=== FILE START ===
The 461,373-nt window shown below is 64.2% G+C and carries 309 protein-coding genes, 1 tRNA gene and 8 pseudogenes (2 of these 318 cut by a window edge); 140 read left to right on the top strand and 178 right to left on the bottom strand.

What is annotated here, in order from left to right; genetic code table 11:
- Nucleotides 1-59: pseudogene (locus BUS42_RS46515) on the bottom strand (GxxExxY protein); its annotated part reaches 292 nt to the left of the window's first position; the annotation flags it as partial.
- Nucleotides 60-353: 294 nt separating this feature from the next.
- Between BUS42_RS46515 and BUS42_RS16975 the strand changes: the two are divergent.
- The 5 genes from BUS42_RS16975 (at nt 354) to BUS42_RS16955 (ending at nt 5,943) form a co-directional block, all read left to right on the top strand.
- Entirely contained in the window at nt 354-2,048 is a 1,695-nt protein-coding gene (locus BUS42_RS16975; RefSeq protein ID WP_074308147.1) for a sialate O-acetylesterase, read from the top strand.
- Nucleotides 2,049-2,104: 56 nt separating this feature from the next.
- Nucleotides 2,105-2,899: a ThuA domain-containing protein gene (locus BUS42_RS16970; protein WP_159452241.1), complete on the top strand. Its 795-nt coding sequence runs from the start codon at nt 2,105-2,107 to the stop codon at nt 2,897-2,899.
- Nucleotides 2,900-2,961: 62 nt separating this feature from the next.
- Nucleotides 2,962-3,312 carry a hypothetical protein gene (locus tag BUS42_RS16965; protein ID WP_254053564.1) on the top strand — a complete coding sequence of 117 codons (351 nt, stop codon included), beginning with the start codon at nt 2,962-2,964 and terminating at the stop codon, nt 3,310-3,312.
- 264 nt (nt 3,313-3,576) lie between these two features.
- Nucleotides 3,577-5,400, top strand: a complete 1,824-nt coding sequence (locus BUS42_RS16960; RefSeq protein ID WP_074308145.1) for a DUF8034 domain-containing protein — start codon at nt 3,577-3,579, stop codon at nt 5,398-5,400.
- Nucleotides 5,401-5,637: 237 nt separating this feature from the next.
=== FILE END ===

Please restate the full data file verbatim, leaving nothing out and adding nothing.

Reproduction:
The 461,373-nt window shown below is 64.2% G+C and carries 309 protein-coding genes, 1 tRNA gene and 8 pseudogenes (2 of these 318 cut by a window edge); 140 read left to right on the top strand and 178 right to left on the bottom strand.

What is annotated here, in order from left to right; genetic code table 11:
- Nucleotides 1-59: pseudogene (locus BUS42_RS46515) on the bottom strand (GxxExxY protein); its annotated part reaches 292 nt to the left of the window's first position; the annotation flags it as partial.
- Nucleotides 60-353: 294 nt separating this feature from the next.
- Between BUS42_RS46515 and BUS42_RS16975 the strand changes: the two are divergent.
- The 5 genes from BUS42_RS16975 (at nt 354) to BUS42_RS16955 (ending at nt 5,943) form a co-directional block, all read left to right on the top strand.
- Entirely contained in the window at nt 354-2,048 is a 1,695-nt protein-coding gene (locus BUS42_RS16975; RefSeq protein ID WP_074308147.1) for a sialate O-acetylesterase, read from the top strand.
- Nucleotides 2,049-2,104: 56 nt separating this feature from the next.
- Nucleotides 2,105-2,899: a ThuA domain-containing protein gene (locus BUS42_RS16970; protein WP_159452241.1), complete on the top strand. Its 795-nt coding sequence runs from the start codon at nt 2,105-2,107 to the stop codon at nt 2,897-2,899.
- Nucleotides 2,900-2,961: 62 nt separating this feature from the next.
- Nucleotides 2,962-3,312 carry a hypothetical protein gene (locus tag BUS42_RS16965; protein ID WP_254053564.1) on the top strand — a complete coding sequence of 117 codons (351 nt, stop codon included), beginning with the start codon at nt 2,962-2,964 and terminating at the stop codon, nt 3,310-3,312.
- 264 nt (nt 3,313-3,576) lie between these two features.
- Nucleotides 3,577-5,400, top strand: a complete 1,824-nt coding sequence (locus BUS42_RS16960; RefSeq protein ID WP_074308145.1) for a DUF8034 domain-containing protein — start codon at nt 3,577-3,579, stop codon at nt 5,398-5,400.
- Nucleotides 5,401-5,637: 237 nt separating this feature from the next.